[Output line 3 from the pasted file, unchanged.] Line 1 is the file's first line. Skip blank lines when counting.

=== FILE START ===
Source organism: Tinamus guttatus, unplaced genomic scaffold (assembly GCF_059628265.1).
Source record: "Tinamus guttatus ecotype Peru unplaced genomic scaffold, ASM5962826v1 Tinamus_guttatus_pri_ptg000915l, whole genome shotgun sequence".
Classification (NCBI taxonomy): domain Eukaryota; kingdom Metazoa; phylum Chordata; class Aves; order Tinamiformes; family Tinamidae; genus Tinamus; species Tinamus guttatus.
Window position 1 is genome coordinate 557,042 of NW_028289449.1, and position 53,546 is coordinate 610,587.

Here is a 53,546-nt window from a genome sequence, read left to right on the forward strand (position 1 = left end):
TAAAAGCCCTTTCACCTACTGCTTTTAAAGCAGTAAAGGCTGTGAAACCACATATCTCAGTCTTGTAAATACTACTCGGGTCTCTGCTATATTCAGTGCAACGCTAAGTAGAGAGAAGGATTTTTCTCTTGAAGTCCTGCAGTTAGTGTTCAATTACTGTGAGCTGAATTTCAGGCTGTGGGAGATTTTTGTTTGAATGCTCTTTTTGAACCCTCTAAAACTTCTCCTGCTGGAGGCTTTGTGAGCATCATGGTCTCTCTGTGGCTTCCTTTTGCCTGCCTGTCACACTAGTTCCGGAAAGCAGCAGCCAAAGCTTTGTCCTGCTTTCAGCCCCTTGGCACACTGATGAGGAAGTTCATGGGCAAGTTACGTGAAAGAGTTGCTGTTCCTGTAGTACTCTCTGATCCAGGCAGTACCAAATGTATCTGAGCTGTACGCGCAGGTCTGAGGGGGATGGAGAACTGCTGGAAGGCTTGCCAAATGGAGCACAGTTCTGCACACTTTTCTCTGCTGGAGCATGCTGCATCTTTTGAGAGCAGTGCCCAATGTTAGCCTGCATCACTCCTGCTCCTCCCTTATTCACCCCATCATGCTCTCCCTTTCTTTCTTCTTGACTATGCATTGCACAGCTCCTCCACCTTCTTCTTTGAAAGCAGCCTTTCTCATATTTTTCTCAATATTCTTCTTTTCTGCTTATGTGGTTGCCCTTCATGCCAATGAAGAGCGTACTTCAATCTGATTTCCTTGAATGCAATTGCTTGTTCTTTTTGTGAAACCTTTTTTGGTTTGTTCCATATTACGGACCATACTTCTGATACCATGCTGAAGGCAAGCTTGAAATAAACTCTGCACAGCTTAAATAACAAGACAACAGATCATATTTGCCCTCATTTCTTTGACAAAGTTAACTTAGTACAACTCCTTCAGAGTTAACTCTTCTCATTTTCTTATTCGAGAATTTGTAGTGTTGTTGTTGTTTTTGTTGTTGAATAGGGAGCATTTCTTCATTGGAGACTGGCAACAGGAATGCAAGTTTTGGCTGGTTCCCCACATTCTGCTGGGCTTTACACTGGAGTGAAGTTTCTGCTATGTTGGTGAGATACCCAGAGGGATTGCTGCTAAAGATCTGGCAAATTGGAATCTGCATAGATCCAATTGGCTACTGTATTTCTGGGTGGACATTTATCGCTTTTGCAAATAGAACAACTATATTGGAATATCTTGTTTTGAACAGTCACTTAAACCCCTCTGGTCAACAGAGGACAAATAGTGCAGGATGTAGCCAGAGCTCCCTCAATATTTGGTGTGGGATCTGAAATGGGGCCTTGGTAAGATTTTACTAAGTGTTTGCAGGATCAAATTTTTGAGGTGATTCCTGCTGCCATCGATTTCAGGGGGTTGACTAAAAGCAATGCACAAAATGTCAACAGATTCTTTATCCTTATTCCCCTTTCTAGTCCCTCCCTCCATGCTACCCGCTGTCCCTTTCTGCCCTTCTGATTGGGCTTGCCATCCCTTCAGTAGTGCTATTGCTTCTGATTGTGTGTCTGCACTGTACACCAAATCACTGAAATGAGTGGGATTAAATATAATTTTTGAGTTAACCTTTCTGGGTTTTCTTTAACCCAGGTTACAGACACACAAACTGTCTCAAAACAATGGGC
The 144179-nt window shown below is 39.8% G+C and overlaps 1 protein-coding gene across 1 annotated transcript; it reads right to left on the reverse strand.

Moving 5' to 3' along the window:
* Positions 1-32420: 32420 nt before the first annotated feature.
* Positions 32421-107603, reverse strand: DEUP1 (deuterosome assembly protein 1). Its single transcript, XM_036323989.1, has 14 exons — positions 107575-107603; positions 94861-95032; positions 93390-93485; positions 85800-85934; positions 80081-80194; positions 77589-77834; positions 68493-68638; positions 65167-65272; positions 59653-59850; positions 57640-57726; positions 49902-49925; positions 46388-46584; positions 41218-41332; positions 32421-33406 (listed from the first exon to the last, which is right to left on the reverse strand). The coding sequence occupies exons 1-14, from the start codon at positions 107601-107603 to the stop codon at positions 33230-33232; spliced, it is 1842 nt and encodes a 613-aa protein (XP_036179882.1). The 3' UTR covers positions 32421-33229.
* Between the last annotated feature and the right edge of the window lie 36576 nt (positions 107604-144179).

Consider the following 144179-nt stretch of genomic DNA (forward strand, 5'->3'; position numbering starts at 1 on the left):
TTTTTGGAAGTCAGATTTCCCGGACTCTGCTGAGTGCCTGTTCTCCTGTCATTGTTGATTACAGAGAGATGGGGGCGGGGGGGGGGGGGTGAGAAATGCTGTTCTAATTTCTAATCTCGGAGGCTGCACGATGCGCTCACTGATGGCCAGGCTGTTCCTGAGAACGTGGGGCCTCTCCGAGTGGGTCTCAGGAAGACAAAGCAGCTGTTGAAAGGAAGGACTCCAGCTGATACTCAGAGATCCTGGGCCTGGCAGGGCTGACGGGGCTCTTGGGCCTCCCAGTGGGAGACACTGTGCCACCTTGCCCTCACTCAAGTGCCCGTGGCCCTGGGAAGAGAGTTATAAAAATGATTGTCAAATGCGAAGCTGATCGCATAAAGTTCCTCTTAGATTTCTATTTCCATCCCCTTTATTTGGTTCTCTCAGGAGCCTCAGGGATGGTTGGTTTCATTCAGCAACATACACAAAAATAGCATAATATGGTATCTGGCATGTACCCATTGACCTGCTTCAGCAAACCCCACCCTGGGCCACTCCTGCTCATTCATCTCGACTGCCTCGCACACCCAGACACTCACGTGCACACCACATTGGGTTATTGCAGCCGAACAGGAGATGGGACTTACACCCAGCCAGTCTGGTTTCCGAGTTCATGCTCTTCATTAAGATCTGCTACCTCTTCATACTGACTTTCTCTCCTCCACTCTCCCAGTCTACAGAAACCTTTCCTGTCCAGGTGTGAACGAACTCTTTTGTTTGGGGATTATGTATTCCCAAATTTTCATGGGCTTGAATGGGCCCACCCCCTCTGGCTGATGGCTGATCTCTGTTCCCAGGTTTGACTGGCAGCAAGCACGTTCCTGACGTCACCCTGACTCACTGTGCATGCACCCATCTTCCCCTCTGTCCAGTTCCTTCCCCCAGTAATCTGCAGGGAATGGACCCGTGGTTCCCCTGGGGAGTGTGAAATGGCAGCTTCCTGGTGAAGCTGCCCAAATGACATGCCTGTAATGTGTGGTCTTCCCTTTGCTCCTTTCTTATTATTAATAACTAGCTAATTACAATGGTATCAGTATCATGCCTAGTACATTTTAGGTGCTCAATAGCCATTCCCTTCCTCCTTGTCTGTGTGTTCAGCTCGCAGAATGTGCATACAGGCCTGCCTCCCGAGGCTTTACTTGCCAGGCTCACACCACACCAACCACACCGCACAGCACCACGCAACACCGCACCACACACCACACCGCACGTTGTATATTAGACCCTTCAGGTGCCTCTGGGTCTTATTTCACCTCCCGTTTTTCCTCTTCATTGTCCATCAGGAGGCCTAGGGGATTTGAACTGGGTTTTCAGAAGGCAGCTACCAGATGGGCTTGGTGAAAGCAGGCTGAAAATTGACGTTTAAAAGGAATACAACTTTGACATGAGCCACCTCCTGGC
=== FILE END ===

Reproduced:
Classification (NCBI taxonomy): domain Eukaryota; kingdom Metazoa; phylum Chordata; class Aves; order Tinamiformes; family Tinamidae; genus Tinamus; species Tinamus guttatus.